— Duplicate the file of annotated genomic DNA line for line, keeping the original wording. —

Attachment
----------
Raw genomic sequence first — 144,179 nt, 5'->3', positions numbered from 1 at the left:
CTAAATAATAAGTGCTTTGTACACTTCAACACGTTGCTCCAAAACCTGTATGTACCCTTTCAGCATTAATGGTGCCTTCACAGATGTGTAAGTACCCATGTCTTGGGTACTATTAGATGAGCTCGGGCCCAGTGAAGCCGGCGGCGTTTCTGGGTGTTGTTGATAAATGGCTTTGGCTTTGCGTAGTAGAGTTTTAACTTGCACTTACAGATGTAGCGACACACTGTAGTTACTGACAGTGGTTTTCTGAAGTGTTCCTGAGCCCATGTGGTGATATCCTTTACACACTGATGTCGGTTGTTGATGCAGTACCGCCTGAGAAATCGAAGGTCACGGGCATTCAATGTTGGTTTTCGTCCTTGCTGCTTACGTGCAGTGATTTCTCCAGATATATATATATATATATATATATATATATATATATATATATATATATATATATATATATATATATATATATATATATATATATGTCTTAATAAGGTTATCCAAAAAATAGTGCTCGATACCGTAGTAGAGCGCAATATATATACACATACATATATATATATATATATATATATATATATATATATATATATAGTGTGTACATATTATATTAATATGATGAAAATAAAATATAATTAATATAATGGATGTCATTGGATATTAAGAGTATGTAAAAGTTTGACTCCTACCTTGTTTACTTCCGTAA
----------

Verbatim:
Raw genomic sequence first — 144,179 nt, 5'->3', positions numbered from 1 at the left:
CTAAATAATAAGTGCTTTGTACACTTCAACACGTTGCTCCAAAACCTGTATGTACCCTTTCAGCATTAATGGTGCCTTCACAGATGTGTAAGTACCCATGTCTTGGGTACTATTAGATGAGCTCGGGCCCAGTGAAGCCGGCGGCGTTTCTGGGTGTTGTTGATAAATGGCTTTGGCTTTGCGTAGTAGAGTTTTAACTTGCACTTACAGATGTAGCGACACACTGTAGTTACTGACAGTGGTTTTCTGAAGTGTTCCTGAGCCCATGTGGTGATATCCTTTACACACTGATGTCGGTTGTTGATGCAGTACCGCCTGAGAAATCGAAGGTCACGGGCATTCAATGTTGGTTTTCGTCCTTGCTGCTTACGTGCAGTGATTTCTCCAGATATATATATATATATATATATATATATATATATATATATATATATATATATATATATATATATATATATATATATATATATATGTCTTAATAAGGTTATCCAAAAAATAGTGCTCGATACCGTAGTAGAGCGCAATATATATACACATACATATATATATATATATATATATATATATATATATATATATATAGTGTGTACATATTATATTAATATGATGAAAATAAAATATAATTAATATAATGGATGTCATTGGATATTAAGAGTATGTAAAAGTTTGACTCCTACCTTGTTTACTTCCGTAA